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Apr 07 2015

Zoonotic Diseases and our Pets

Chances are, if you’re reading this Blog, you love animals, and probably own one or two (or more). Most of us consider our pets to be part of the family. They eat with us, play with us, travel with us, and more often than not, sleep with us! But have you ever thought about the risk of acquiring an infectious disease from one of your pets?

Zoonotic Diseases, or zoonoses, are infectious diseases that can be spread naturally from animals to humans. They can be viral, bacterial, fungal, or parasitic in nature. Although many infectious human diseases originated in animals, only those infectious diseases that routinely involve transmission from animals to humans are considered zoonoses.

While you’re not going to get Distemper from your pet, nor can you contract Lyme Disease or Kennel Cough from playing with your dog . . . you can develop a number of diseases from Roundworms and Hookworms that your pet might carry (these intestinal parasites are particularly common in puppies and kittens), you can acquire Scabies (Sarcoptic Mange) from your dog, you can develop Ringworm (Dermatophytosis) from your cat, you can acquire Psittacosis (Chlamydia) from your parrot . . . and the list goes on!

Rabies is a major zoonotic disease with which most people are familiar. Rabies is a serious and fatal disease (which is the reason that almost all municipalities mandate Rabies Vaccination for dogs and cats), but another potentially serious disease, and one that we are becoming increasingly concerned about, is Leptospirosis. Leptospirosis is a bacterial infection, common in soil and water, which can cause significant liver and/or kidney disease in dogs, and it, too, can be transmitted to humans. More to follow on Leptospirosis in next week’s Blog!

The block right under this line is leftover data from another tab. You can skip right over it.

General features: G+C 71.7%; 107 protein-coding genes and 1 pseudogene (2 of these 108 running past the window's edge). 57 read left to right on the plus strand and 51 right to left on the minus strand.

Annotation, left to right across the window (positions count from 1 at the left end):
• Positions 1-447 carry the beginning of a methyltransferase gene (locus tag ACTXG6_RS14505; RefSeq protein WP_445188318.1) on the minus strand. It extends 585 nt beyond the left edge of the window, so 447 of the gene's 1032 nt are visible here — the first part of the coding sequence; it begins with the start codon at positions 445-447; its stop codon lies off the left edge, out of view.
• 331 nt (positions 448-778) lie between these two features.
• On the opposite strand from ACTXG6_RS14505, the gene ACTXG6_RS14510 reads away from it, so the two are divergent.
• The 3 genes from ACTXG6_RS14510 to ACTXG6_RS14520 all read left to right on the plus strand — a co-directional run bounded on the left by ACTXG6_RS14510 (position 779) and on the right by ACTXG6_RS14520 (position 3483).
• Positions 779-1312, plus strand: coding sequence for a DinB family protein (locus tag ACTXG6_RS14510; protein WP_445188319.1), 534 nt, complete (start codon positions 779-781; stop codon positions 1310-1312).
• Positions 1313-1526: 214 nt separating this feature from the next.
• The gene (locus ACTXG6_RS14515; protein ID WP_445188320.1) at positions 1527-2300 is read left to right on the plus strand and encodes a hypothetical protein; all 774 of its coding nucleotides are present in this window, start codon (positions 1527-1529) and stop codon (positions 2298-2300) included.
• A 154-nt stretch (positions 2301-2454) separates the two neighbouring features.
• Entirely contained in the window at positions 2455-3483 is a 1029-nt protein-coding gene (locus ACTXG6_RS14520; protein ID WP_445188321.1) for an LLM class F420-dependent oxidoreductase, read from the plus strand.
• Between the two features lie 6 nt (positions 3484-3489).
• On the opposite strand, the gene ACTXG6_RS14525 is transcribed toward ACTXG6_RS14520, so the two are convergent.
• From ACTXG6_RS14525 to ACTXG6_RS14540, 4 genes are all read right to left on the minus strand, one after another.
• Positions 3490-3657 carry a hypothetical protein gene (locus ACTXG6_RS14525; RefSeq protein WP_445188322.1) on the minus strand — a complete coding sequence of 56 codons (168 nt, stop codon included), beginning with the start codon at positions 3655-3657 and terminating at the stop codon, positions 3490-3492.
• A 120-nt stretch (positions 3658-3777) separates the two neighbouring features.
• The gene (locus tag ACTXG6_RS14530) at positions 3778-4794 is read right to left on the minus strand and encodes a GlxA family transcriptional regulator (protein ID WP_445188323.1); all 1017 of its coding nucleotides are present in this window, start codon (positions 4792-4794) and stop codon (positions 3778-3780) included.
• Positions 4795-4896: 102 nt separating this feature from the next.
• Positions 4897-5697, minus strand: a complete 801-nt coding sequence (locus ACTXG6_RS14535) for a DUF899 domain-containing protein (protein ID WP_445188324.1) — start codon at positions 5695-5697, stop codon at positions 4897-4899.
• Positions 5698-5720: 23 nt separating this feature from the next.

But the good news is that the likelihood of contracting an infectious disease from your pet is really pretty small. And more good news . . . there are vaccinations available for the majority of major infectious diseases (including Rabies and Leptospirosis), there are preventative medications for intestinal parasites and external parasites, and there are safe and effective treatments for the majority of diseases your pet may come into contact with or develop! By providing good quality preventative health care and keeping vaccines current, you will greatly minimize any risks from zoonotic diseases to you, your family, and your friends . . . and you will help your pet live a long and happy life!

Bob Cohen, DVM | Medical/Surgical

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